Manipulation, Tony Craig, 2008

Share on FacebookTweet about this on TwitterShare on TumblrShare on Google+Pin on PinterestShare on RedditEmail this to someonePrint this page


Tony Craig

Manipulation, 2008
Bronze
A black mass, like an upturned hand, it has all sorts of whimsical appendages serving as its fingers. And every inch of this creature is covered in letters, numbers, symbols, and designs, that rise up out of it’s black, almost moist looking surface. From where I sit I can see English, Greek, and possibly Arabic. And resemblances of a flipper, claw, leg, tentacle, and more wrap around one another as if they were protecting something that lay in it’s center.
It seems as if it’s supposed to be some sort of multicultural, multilingual, multi-everything monster– what would happen if every creature, language, and idea were forced into one, self-destructive being.

L’Amour et Psyché, Picot

Share on FacebookTweet about this on TwitterShare on TumblrShare on Google+Pin on PinterestShare on RedditEmail this to someonePrint this page

François-Edouard Picot

L’Amour et Psyché, 1817
(“Cupid and Psyche”)
It’s the morning after and the angel man is leaving her sleeping. Her arm is outstretched around where the space where he would have been, but now that space is just depressingly empty. The sun shines on her naked body and a sheer white robe lingers around her hips, flowing down across her legs. Her face is upturned, peaceful, and unaware– you can almost hear her quiet naive breathing. The winged man, still in the process of abandoning her, reaches towards his clothes and arrows with his right foot still lingering on the bed. The rich pinks, reds, and yellows combine with the beautiful Eden-like background, making the whole painting seem like a dream. The angel looks back at the sleeping beauty with a goodbye glance– the older cupid teaching us that love, if anything, is fleeting, and you never know when you’ll wake up and your arm will be outstretched around nothing.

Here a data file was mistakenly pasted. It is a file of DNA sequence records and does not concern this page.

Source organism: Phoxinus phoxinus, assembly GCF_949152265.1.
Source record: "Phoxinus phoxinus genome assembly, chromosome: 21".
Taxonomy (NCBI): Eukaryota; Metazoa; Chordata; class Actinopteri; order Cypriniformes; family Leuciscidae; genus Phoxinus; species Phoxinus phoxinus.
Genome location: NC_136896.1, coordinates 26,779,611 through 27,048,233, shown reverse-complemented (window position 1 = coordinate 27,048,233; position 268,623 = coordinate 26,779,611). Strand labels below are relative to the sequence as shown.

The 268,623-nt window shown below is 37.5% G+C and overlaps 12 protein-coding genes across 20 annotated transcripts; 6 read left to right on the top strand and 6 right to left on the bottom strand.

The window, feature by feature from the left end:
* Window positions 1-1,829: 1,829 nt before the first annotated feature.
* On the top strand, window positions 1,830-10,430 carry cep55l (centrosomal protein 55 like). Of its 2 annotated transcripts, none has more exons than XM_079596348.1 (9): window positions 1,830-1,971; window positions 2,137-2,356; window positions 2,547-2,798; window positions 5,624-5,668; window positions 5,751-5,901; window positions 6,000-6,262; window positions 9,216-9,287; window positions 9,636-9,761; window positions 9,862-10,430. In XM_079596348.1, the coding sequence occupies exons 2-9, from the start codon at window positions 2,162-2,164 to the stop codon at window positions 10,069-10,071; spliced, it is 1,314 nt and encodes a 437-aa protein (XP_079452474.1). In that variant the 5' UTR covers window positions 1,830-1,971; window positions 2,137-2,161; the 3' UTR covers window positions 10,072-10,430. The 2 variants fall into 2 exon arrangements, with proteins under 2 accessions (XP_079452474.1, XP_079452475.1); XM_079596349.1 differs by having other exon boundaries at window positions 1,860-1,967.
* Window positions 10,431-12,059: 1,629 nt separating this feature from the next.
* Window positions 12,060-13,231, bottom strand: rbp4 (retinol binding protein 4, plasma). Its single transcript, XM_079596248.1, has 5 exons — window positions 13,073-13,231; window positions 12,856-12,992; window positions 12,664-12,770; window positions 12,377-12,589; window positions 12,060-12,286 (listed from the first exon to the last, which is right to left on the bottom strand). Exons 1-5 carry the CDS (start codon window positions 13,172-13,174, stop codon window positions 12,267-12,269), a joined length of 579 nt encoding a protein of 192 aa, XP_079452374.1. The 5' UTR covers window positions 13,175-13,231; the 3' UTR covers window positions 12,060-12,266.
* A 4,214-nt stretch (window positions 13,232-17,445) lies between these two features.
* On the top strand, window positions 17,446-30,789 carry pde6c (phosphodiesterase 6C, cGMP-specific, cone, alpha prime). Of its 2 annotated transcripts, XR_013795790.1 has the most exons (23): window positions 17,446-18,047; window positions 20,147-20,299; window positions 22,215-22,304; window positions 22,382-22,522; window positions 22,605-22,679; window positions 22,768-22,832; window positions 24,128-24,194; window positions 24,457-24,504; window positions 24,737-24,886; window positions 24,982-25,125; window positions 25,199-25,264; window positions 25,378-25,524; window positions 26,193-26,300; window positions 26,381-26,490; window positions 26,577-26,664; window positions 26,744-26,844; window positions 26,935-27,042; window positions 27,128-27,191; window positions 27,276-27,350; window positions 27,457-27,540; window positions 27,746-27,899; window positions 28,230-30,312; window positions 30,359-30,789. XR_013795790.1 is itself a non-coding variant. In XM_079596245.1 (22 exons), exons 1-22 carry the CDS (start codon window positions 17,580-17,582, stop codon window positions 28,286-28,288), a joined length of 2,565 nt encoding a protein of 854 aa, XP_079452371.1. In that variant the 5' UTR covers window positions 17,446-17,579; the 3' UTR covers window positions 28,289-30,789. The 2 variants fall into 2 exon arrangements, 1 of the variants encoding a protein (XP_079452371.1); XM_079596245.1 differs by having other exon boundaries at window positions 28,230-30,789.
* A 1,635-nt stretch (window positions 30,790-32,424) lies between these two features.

L’amour embrassant L’Amitié, Pigalle

Share on FacebookTweet about this on TwitterShare on TumblrShare on Google+Pin on PinterestShare on RedditEmail this to someonePrint this page


Jean Baptiste Pigalle
L’amour embrassant L’Amitié
(according to GoogleTranslate: “Love kissing Friendship”)

Covered in a layer of age, a young mother embraces her angel child with a soft, careful expression on her face. Her loose dress spills around her and her delicate life-like hands hold the winged baby who stands to her left- up on a log so he can get even closer to her. She’s sitting on the remains of a tree and a wreath of flowers, logs, and rocks rest at their feet. The baby wears nothing but his wings, his right arm wrapped around his mother’s shoulder, looking up at her with a face filled with love as she stares back at him– the pair forever locked in a staring contest that reveals every dynamic of their relationship instantly.